Aileen Cerrudo   •   October 8, 2021

A 5.2 magnitude earthquake hit Calatagan, Batangas at 2:14 a.m. on Friday (October 8), according to the Philippine Institute of Volcanology and Seismology (Phivolcs).

The quake has a depth of 131 kilometers and Intensity II was felt by residents in Calatagan.

Phivolcs said the earthquake was an aftershock of the magnitude 6.6 quake that occurred in the same area on July 24, 2021.

No damage was reported and no further aftershocks are expected. AAC

 

Taal Volcano records high-level of sulfur dioxide

Aileen Cerrudo   •   October 6, 2021

MANILA, Philippines—Taal Volcano has emitted a record-high level of sulfur dioxide (SO2) on Tuesday (October 5), according to the Philippine Institute of Volcanology and Seismology (Phivolcs).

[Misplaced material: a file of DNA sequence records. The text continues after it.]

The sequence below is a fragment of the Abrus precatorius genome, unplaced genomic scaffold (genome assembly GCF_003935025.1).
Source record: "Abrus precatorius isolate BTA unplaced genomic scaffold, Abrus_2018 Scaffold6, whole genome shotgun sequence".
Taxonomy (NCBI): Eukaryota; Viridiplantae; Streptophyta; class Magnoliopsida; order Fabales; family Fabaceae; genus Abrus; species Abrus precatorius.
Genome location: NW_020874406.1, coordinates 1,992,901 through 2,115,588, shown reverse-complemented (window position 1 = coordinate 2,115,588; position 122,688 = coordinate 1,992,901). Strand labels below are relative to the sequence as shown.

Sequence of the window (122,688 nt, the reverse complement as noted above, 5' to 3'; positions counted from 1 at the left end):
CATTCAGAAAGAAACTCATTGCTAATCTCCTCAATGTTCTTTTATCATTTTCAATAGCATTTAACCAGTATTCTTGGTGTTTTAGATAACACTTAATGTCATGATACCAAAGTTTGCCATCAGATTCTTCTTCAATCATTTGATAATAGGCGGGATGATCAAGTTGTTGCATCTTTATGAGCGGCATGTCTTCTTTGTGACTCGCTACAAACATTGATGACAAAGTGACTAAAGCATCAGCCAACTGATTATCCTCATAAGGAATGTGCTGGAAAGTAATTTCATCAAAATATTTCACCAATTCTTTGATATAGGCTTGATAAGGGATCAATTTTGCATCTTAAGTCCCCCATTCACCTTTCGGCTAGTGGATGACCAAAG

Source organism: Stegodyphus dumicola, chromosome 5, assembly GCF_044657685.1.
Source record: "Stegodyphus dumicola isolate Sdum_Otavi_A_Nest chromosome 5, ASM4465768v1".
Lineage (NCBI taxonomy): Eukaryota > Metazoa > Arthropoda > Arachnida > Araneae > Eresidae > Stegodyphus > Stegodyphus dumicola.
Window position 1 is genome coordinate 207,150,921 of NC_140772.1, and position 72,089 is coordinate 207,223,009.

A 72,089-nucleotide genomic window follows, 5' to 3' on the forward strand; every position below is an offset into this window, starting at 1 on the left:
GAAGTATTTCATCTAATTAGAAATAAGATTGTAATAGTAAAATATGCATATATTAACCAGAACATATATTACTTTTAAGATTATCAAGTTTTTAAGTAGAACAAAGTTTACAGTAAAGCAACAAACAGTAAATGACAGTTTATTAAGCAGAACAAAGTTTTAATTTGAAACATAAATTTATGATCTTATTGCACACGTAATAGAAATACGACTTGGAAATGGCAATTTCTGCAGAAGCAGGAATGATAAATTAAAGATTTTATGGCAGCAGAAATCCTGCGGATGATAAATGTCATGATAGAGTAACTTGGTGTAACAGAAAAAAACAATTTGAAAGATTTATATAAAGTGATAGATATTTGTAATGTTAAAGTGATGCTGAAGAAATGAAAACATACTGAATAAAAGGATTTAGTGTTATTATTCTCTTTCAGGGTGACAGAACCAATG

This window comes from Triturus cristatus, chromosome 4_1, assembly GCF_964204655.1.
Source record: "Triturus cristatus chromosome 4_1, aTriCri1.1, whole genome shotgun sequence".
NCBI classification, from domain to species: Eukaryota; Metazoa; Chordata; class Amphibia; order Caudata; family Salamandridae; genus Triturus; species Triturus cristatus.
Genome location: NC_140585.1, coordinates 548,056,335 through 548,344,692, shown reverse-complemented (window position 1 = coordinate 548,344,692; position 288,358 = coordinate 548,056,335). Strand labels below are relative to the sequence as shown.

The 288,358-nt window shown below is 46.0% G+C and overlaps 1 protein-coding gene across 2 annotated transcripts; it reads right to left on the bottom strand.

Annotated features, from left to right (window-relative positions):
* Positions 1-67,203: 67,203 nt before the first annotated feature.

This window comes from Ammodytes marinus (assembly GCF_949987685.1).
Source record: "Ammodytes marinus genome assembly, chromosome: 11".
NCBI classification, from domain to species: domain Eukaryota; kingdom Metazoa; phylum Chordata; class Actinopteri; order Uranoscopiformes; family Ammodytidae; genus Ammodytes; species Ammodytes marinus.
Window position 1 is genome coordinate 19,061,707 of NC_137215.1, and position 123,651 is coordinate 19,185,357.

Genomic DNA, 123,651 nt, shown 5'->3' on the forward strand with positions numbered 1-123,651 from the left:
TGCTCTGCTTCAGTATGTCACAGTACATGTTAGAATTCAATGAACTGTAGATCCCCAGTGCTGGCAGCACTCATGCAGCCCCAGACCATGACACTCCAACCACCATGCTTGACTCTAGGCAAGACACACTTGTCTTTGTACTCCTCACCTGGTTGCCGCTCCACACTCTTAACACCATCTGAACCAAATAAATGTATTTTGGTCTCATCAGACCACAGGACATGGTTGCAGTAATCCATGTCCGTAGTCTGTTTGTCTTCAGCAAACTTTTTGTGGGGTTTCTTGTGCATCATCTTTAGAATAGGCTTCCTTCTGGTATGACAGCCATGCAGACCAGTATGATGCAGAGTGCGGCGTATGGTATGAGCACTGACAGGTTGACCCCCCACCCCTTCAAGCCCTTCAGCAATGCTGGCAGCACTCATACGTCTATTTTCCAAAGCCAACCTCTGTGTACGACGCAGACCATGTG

Based on the latest bulletin of Phivolcs, the volcano spewed out 25,456 tons of SO2 dominated by upwelling of hot volcanic fluids in its lake. The volcanic activity also generated plumes 1,500 meters tall that drifted northwest and northeast.

Alert Level 2 remains over Taal Volcano. Phivolcs reminds the public that at Alert Level 2, sudden steam- or gas-driven explosions, volcanic earthquakes, minor ashfall, and lethal accumulations or expulsions of volcanic gas can occur and threaten areas within and around the Taal Volcano Island (TVI).

Phivolcs has recommended that entry into Taal Volcano Island, Taal’s Permanent Danger Zone or PDZ must be strictly prohibited, especially the vicinities of the Main Crater and the Daang Kastila fissure, and occupancy and boating on Taal Lake. AAC